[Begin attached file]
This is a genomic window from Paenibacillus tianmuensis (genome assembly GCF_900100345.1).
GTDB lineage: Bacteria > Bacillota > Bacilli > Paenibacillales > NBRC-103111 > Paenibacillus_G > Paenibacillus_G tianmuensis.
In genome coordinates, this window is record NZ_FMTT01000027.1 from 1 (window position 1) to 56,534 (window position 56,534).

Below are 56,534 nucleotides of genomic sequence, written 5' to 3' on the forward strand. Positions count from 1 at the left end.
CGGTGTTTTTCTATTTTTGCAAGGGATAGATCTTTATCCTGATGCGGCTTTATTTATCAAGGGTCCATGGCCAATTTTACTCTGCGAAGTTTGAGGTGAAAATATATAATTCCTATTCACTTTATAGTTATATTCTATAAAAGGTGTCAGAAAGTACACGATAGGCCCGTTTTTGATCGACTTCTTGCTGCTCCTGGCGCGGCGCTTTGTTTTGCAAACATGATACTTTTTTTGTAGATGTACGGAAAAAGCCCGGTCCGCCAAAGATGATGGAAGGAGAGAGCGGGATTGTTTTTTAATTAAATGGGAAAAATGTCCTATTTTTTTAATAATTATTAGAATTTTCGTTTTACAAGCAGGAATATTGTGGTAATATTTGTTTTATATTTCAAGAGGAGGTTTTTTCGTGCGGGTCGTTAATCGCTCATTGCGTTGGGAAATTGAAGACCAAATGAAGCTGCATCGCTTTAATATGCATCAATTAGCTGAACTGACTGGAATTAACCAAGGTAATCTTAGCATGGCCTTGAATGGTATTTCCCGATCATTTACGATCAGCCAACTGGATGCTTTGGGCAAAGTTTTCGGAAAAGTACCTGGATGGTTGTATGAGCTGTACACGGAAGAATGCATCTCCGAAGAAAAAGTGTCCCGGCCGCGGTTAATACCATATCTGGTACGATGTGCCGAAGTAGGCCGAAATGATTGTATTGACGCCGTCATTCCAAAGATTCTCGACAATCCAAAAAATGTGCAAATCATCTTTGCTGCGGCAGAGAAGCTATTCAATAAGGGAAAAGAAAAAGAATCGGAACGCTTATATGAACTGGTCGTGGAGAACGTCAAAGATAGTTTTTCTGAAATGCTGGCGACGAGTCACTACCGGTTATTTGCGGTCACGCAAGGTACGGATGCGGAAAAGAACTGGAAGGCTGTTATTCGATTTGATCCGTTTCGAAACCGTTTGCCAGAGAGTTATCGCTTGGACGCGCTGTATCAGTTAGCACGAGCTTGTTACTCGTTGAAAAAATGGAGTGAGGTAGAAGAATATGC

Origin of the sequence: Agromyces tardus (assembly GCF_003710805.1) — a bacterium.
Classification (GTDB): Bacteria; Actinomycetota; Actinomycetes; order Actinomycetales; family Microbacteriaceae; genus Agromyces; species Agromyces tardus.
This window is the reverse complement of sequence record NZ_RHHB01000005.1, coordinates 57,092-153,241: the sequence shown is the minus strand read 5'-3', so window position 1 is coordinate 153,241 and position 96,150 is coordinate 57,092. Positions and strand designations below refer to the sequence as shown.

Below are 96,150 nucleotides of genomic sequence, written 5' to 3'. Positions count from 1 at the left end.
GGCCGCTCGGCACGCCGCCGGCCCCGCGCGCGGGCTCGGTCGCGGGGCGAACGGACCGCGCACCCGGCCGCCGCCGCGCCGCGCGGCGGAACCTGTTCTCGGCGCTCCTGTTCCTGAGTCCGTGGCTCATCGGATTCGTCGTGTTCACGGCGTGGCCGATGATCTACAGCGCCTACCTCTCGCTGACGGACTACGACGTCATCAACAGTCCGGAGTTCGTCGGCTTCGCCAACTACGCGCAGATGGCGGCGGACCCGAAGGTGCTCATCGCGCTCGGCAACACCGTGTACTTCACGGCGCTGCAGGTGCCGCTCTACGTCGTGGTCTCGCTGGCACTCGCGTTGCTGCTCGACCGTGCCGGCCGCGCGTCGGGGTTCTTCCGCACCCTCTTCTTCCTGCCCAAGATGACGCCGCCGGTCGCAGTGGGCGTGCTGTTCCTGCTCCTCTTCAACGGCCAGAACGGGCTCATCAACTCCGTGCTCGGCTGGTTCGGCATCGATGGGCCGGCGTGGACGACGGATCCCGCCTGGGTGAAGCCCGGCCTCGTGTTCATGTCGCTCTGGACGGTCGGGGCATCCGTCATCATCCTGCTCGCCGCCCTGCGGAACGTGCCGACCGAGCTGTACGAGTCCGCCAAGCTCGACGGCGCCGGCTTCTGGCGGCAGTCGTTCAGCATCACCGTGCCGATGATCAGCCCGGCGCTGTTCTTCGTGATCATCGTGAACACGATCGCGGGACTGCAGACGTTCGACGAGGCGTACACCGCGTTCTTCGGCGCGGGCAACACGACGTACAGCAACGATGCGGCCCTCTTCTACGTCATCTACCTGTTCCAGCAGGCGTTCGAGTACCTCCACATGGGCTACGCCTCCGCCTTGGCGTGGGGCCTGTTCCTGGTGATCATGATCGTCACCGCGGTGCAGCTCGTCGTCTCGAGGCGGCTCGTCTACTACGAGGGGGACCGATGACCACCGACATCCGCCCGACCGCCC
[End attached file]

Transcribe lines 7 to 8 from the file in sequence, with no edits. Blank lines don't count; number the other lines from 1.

Classification (GTDB): Bacteria; Actinomycetota; Actinomycetes; order Actinomycetales; family Microbacteriaceae; genus Agromyces; species Agromyces tardus.
This window is the reverse complement of sequence record NZ_RHHB01000005.1, coordinates 57,092-153,241: the sequence shown is the minus strand read 5'-3', so window position 1 is coordinate 153,241 and position 96,150 is coordinate 57,092. Positions and strand designations below refer to the sequence as shown.